The couple walked hand-in-hand through Philadelphia and stopped as Front Street brought them to cobblestone. They looked around and sat on a bench.
“My feet hurt. This is just the break I need.”
A loud sound started coming from around the corner, the sound of a car driving quite quickly on a flat tire. It reverberated off the giant stone statues that made up the monument across the street.
“Sounds like a flat,” he told her knowingly.
“You don’t come to the city enough. It’s just the cobblestone.” He looked at the street and noticed for the first time that it was made of bricks rather than asphalt.
“Oh that’s what you’re always complaining about walking on when you leave work!”
She nodded and snuggled up to him as a cold wind came across Columbus Boulevard from the river.
“But they’re all uneven and messed up. They must be terrible to walk on. I can understand why you’re always breaking shoes.”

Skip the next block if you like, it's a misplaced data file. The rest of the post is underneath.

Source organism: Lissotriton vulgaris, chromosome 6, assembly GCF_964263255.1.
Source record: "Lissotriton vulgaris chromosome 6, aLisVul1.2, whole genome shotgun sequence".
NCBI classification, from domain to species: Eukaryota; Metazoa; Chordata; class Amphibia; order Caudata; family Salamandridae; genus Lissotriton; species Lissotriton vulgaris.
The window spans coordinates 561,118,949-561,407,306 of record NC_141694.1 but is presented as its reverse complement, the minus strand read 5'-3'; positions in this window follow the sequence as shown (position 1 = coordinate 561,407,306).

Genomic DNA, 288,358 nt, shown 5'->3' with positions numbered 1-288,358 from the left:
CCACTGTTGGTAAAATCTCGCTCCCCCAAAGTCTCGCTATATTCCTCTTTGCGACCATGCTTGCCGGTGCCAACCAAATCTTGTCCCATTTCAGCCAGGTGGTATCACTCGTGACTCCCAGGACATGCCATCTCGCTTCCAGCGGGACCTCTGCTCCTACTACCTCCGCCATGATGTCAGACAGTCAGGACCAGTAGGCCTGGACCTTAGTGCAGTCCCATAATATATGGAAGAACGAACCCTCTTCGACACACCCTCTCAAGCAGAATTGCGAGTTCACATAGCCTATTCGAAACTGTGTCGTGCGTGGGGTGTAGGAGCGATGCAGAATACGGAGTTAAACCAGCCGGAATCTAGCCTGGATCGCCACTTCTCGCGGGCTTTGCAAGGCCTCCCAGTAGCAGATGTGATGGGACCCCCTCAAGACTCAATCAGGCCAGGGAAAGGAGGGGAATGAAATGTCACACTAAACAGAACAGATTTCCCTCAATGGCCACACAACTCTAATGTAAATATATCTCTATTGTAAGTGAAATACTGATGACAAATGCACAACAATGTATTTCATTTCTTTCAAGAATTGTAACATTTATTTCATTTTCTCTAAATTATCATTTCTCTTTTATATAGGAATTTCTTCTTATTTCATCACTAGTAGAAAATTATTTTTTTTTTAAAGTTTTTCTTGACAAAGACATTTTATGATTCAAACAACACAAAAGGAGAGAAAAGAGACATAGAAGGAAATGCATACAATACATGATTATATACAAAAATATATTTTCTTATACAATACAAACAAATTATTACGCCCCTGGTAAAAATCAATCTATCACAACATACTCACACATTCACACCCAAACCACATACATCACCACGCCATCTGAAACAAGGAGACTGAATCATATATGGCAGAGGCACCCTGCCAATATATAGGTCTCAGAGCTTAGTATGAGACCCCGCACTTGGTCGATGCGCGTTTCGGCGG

“And skinning my knees when I trip.”
The sound of horse hooves came from around the same corner. He watched as the light turned green and a small stream of cars vibrated across the old red bricks. Once the cars were gone the clopping of the horses took control of the environment once again.
The horse and cart rolled by and made less noise against the bumpy road than the cars made only a moment ago.
He watched a guy on his bicycle coming through the park. The biker ignored the red traffic light and flew into the path of an oncoming car that clearly had the right of way. He stopped the bike and started yelling profanities.
“You can tell the cobblestone streets were made for carriages and not cars. I wonder what they’re like for bikes,” he said to her.
“Smart bikers stay away from cobblestone. But sometimes you just can’t avoid it.”
The biker got back onto his bicycle and started on his way only to hit a huge cobblestone brick that was a few inches higher than the rest. The bike tire stopped, throwing the angry biker over the handlebars. He skidded to a halt and sat up, a bit bewildered.
“Try not to laugh,” she said to her boyfriend as he stifled a giggle.